I agree a neighbor keeping tigers & bears should file some plans on how they will be kept & the safety precaution & of course they have to be zoned to keep such animals. Can't really tame birds either but most of them can't kill & eat you or seriously maim you. Large birds can cause servere injury though! What about pit bulls? They are responsible for something like 50% of the injuries from dogs. They are not "wild".

    Depends on the area etc even chickens are not allowed...they are not wild...just safety & health concerns.

    They don't allow these exotic animals on normal home properties unless they are a few acres or zoned farm etc.



    We live in an imperfect world with imperfect people some of which are not fit to have animals or even raise a child
    but have the right to do so!




     
    Last edited: 7/11/18
    Hankmacaw and Sylvester like this.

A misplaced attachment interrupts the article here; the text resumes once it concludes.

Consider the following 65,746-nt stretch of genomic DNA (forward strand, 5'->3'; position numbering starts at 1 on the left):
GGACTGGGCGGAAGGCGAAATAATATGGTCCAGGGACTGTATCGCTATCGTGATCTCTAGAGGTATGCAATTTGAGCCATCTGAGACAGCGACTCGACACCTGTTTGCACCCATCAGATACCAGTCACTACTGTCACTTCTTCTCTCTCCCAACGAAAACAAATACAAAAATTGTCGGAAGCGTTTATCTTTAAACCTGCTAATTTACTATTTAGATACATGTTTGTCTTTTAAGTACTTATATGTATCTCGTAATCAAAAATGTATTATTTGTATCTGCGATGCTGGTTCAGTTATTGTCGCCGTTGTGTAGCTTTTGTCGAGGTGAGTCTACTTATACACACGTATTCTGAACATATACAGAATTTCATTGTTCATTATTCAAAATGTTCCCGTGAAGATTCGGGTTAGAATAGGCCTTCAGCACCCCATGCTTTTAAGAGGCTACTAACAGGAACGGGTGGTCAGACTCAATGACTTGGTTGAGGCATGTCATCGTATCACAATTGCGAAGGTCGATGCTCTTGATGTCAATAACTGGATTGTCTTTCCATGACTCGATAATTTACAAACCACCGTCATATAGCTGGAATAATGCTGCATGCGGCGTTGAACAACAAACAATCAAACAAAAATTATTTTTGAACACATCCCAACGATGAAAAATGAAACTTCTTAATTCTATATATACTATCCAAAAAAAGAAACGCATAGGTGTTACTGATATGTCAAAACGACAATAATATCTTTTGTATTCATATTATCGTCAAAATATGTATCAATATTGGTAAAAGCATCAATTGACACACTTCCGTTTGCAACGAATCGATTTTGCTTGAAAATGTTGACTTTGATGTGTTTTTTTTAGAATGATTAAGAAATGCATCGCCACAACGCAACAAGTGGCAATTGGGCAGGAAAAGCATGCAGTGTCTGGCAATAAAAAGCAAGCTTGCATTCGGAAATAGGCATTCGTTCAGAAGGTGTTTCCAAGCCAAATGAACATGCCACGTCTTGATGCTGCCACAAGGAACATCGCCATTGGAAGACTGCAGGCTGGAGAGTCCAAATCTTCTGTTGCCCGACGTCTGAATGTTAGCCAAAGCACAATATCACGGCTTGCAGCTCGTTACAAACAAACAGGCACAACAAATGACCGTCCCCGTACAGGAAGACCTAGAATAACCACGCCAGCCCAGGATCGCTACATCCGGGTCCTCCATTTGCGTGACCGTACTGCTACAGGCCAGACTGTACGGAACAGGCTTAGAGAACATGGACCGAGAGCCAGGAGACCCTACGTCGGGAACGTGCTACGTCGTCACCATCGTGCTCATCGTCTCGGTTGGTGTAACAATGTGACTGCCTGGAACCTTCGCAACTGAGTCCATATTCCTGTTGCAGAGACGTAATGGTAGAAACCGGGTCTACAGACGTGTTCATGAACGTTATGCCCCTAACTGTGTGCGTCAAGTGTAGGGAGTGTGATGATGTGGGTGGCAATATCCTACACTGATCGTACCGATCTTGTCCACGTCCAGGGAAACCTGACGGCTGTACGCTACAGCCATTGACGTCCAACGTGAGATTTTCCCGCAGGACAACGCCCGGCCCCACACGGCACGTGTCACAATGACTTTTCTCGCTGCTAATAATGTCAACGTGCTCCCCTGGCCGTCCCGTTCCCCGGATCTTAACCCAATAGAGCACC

6. Sylvester

    Sylvester Jogging around the block

    Joined:
    7/12/17
    Messages:
    978
    LOL! That is the part I was hoping would stand out, since this is a parrot forum. :)

    I couldn't agree more. I bought a male U2 last summer and I love him, but if I knew then, what I know now, I doubt I would have gotten him.
     
  7. Sylvester

    Sylvester Jogging around the block

    Joined:
    7/12/17
    Messages:
    978
     
  8. Erikalynnha

    Erikalynnha Jogging around the block

    Joined:
    3/22/17
    Messages:
    611
    Location:
    Baltimore, MD
    Real Name:
    Erika
    I hear snakes and crocodilians are often responsible for dog and cat disappearances in Florida. If you are caught releaseing a animal in the wild you once owned, there should be a fine.